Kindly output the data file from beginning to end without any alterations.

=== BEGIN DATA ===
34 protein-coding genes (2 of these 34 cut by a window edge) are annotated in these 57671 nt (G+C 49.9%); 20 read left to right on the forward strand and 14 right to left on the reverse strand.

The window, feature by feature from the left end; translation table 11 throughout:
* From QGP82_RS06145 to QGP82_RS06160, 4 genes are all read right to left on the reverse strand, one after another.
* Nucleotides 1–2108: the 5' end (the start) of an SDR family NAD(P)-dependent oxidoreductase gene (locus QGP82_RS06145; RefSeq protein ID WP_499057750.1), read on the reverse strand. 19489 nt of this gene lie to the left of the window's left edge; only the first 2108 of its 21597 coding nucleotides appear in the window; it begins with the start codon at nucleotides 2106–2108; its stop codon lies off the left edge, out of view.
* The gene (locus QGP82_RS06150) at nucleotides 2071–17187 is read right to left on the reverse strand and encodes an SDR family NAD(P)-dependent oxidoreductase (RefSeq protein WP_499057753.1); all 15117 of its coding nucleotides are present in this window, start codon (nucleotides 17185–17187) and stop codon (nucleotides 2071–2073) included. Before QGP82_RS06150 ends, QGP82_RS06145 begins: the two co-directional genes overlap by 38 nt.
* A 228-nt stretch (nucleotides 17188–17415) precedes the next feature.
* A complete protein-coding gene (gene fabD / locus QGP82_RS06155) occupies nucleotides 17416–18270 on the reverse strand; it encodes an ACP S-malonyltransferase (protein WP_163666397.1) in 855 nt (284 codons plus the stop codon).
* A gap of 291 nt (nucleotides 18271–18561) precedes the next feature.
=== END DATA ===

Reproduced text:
34 protein-coding genes (2 of these 34 cut by a window edge) are annotated in these 57671 nt (G+C 49.9%); 20 read left to right on the forward strand and 14 right to left on the reverse strand.

The window, feature by feature from the left end; translation table 11 throughout:
* From QGP82_RS06145 to QGP82_RS06160, 4 genes are all read right to left on the reverse strand, one after another.
* Nucleotides 1–2108: the 5' end (the start) of an SDR family NAD(P)-dependent oxidoreductase gene (locus QGP82_RS06145; RefSeq protein ID WP_499057750.1), read on the reverse strand. 19489 nt of this gene lie to the left of the window's left edge; only the first 2108 of its 21597 coding nucleotides appear in the window; it begins with the start codon at nucleotides 2106–2108; its stop codon lies off the left edge, out of view.
* The gene (locus QGP82_RS06150) at nucleotides 2071–17187 is read right to left on the reverse strand and encodes an SDR family NAD(P)-dependent oxidoreductase (RefSeq protein WP_499057753.1); all 15117 of its coding nucleotides are present in this window, start codon (nucleotides 17185–17187) and stop codon (nucleotides 2071–2073) included. Before QGP82_RS06150 ends, QGP82_RS06145 begins: the two co-directional genes overlap by 38 nt.
* A 228-nt stretch (nucleotides 17188–17415) precedes the next feature.
* A complete protein-coding gene (gene fabD / locus QGP82_RS06155) occupies nucleotides 17416–18270 on the reverse strand; it encodes an ACP S-malonyltransferase (protein WP_163666397.1) in 855 nt (284 codons plus the stop codon).
* A gap of 291 nt (nucleotides 18271–18561) precedes the next feature.